I’ll admit it. When I woke up in the middle of the night last week to a flurry of notifications that Bitcoin had surged 23%, to over $5,000, in a matter of an hour, I was skeptical.
I scanned Twitter. The first thing I saw was a tweet from the CEO of one of the world’s largest crypto exchanges, Binance, proclaiming himself “honestly clueless.” CZ, who was arguably in the best position to know what was going on, asked his followers, “Anyone know any news?”
The next thing I noticed: An account, @BTCWonderland, noting that there was a “rumour spreading on Chinese social media” that “the SEC is going to pass Bitcoin ETF.”
In that tweet, which featured a screenshot of a WeChat discussion (translated by my colleague Lucinda Shen), someone named Aaron says, “Just received the newest reliable news. The U.S. SEC has just approved a Bitcoin ETF [clapping face emojis]…Last month I just added more leverage to buy up BTC [victory emojis]. This is freaking perfect timing.”
I did another search, and quickly came across a tweet of an obviously fake screenshot impersonating the official account of the U.S. Securities and Exchange Commission. “Our Office of Compliance and Examinations has approved one of two Bitcoin ETF applications,” the fake tweet read—as if the SEC actually tweeted clickbait-style blind items (click to find out which one it approved!). Similar fake tweets were showing up on Facebook.
I checked the time. It was still April Fool’s day on the West Coast—though in China, where rumors were apparently spreading, it was well into the afternoon of April 2nd. Was it possible this rally was just the result of a joke, lost in translation? There was even an actual joke article spreading quickly across social media, headlined, “SEC Drops the Bomb: Approves Bitcoin ETFs.” Although the article was labeled “April Fool’s,” that didn’t stop some international blogs from picking it up as news.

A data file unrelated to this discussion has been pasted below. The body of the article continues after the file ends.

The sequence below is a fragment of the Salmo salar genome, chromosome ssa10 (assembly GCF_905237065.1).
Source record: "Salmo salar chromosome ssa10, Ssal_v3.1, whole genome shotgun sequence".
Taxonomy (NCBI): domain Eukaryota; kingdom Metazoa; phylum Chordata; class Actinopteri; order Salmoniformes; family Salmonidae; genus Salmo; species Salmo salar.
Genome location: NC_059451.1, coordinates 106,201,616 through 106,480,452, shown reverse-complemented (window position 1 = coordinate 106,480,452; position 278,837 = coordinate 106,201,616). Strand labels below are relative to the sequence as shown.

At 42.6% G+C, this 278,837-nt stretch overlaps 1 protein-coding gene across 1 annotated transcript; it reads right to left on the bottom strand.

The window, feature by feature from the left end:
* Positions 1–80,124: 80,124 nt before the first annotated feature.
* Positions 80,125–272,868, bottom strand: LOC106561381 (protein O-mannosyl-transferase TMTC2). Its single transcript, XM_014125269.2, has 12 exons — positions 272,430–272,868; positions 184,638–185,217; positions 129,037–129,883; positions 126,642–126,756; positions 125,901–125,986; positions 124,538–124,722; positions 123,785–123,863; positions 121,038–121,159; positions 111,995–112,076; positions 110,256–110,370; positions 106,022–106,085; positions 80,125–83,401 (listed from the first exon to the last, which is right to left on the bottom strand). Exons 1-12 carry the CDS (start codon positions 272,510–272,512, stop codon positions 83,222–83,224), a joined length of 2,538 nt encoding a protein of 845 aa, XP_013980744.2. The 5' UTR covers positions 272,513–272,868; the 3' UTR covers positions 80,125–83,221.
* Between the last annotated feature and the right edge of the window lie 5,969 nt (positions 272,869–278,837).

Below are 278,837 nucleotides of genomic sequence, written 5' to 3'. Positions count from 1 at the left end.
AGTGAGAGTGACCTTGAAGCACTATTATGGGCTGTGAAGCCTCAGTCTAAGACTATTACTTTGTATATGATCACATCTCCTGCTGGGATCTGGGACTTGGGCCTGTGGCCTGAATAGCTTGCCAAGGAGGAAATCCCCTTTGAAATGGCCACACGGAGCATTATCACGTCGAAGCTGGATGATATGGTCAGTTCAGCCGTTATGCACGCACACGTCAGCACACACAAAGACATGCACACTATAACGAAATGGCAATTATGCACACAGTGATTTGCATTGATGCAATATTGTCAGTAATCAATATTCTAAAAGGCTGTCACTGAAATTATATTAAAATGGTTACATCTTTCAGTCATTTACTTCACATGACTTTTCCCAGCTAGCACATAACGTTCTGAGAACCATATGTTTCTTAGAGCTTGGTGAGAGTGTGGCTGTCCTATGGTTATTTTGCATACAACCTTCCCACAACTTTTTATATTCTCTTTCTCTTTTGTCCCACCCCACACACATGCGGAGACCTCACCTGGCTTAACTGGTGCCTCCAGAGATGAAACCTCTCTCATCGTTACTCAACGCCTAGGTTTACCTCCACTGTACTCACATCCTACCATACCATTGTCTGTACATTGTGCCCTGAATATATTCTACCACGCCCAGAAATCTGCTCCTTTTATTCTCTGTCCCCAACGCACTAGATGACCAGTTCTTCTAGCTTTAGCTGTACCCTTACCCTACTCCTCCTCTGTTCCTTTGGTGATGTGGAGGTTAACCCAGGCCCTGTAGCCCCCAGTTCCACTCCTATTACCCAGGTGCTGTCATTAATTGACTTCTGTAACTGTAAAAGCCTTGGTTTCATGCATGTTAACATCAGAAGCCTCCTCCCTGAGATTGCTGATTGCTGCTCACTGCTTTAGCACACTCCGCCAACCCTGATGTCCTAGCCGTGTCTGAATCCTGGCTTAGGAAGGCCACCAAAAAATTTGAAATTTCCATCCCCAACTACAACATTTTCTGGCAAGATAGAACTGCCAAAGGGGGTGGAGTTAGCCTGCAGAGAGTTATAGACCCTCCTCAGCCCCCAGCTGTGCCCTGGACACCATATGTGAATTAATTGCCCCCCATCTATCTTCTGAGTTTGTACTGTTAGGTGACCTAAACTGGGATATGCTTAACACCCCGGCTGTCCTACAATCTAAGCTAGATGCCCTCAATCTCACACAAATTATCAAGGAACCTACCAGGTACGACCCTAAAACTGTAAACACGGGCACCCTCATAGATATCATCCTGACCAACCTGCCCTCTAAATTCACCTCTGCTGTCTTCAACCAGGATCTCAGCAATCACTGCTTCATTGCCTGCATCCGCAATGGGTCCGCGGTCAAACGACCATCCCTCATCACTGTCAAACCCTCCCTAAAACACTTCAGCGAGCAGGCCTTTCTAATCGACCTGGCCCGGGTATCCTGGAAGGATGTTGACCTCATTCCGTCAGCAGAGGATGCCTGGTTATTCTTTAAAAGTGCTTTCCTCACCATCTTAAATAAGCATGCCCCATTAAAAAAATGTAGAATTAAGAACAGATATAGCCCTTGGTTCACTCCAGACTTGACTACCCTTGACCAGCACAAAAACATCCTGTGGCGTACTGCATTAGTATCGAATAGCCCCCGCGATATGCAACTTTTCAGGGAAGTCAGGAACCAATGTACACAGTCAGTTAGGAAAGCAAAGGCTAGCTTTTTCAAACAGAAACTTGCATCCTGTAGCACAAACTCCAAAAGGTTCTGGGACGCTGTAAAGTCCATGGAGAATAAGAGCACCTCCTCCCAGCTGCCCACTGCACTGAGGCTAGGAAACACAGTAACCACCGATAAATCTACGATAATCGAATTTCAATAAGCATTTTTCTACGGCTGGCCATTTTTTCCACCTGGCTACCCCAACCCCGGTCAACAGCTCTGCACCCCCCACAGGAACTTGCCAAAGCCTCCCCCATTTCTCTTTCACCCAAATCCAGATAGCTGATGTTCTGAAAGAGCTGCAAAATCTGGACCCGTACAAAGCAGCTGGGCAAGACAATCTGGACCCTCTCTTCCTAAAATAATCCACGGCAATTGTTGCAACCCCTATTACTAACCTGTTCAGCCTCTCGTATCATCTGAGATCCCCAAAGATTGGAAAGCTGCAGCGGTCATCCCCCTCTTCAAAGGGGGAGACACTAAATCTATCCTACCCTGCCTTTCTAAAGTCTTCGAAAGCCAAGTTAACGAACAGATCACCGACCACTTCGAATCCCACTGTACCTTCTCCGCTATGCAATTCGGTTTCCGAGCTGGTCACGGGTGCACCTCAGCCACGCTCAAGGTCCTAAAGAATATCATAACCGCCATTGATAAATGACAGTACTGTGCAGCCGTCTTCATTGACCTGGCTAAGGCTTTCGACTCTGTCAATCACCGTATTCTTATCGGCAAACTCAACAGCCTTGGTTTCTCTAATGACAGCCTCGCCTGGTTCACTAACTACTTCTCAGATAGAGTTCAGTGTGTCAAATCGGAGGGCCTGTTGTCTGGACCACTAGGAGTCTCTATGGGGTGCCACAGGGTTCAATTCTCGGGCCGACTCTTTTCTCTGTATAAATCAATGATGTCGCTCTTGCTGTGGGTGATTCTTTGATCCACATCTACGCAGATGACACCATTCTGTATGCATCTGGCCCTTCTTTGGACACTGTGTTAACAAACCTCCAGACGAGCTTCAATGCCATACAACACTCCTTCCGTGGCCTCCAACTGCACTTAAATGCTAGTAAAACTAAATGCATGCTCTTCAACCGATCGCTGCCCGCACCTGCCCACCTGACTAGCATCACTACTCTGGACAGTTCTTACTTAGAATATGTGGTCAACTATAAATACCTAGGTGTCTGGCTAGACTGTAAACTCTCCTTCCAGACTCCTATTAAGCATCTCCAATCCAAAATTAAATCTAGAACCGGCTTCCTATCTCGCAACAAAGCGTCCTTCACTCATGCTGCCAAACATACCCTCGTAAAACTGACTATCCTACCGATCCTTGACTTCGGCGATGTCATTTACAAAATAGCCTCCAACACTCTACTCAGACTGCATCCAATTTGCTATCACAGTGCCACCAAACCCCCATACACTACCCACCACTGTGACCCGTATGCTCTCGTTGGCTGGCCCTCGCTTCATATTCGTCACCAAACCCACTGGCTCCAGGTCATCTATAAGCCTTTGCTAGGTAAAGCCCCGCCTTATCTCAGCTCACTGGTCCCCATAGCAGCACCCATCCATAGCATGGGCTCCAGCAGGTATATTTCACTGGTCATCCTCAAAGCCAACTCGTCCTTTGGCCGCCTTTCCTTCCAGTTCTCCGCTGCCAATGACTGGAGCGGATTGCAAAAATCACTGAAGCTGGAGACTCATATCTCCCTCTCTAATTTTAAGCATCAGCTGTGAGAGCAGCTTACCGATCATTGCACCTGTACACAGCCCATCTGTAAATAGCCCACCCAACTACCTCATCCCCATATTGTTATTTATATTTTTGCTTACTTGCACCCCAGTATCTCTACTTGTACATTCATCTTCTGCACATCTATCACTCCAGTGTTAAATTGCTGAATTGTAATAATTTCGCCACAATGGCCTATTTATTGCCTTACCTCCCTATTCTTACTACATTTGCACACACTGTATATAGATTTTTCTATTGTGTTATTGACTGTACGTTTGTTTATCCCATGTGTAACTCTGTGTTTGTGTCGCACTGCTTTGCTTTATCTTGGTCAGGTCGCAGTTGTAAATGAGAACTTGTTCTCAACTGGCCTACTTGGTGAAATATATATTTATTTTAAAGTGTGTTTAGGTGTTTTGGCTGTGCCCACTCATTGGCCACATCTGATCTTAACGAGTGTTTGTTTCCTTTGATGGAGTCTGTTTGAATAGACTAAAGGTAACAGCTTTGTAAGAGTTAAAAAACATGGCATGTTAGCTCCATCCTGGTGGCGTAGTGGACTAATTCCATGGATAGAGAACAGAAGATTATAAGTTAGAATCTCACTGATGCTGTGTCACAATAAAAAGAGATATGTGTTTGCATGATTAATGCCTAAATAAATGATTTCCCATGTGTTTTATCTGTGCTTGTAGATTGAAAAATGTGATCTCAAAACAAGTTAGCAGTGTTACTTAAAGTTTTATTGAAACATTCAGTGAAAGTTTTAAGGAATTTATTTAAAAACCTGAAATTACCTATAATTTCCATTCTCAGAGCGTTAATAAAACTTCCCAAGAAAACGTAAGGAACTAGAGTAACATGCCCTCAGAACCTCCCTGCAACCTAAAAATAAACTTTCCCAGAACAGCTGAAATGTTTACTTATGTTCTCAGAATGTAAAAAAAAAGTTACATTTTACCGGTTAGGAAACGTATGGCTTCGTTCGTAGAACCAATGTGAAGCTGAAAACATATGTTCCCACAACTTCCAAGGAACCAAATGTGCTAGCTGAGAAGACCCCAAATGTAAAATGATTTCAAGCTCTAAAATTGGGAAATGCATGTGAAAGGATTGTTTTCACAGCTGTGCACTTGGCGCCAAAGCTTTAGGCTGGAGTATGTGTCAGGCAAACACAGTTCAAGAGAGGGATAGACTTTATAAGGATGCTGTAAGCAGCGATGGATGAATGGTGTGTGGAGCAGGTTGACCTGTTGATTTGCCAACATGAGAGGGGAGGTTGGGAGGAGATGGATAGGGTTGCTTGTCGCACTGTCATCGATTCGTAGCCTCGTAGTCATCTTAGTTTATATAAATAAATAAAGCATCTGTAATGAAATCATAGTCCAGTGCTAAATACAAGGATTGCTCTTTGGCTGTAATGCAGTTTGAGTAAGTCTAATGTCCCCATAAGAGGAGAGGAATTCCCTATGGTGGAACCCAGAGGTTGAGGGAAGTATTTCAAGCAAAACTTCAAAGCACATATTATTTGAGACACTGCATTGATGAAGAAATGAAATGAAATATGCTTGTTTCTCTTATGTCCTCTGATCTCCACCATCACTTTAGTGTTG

Of course, if Bitcoin buyers were bidding up the price based on a misunderstanding, then the price should just as quickly deflate. That didn’t happen. While Bitcoin initially gave back some of its gains, it’s currently bouncing up again, topping $5,300 earlier today and now hovering just below that level. That’s more than $1,000 above where Bitcoin traded last Monday.
And still, no one can really put their finger on what’s driving this rally. Chris Burniske, a partner at the venture capital firm Placeholder whose book Cryptoassets applies economic principles to cryptocurrency, told me he had “little insight beyond massive buys in Asia” on the first night in April, which may have set off a chain reaction. Reuters reported there was a $100 million Bitcoin order that came in overnight. Other analysts read meaning into technical thresholds the Bitcoin price had surpassed, which might convince some investors to buy. Some observed that Google searches for Bitcoin had spiked around the same time—but it wasn’t clear if the searches were just a reaction to the rally itself, with people looking for a cause of the surge.
In the meantime, several top investors seem to be waiting and watching to see if this rally is the real deal before buying in. For now, Lewis Fellas, chief investment officer of Bletchley Park Asset Management, a U.K.-based crypto hedge fund, says he’s “also skeptical.” If this does turn out to be a sustained leg up in the Bitcoin price, it could mean the joke’s on us, the skeptics who sat on the sidelines. But for the many who bought into the last big rally in late 2017, only to lose their investments last year, some caution might pay off.
HAMPTONS, HERE WE COME
We’re now just a little more than two months out from Fortune’s inaugural Brainstorm Finance conference in Montauk, N.Y., which The Ledger team is co-chairing. Our stellar lineup just keeps growing, and now includes CEOs including Circle’s Jeremy Allaire, Mastercard’s Ajay Banga, Western Union’s Hikmet Ersek, Clovyr’s Amber Baldet, and many more. You can apply to attend here, or join us via the livestream in June.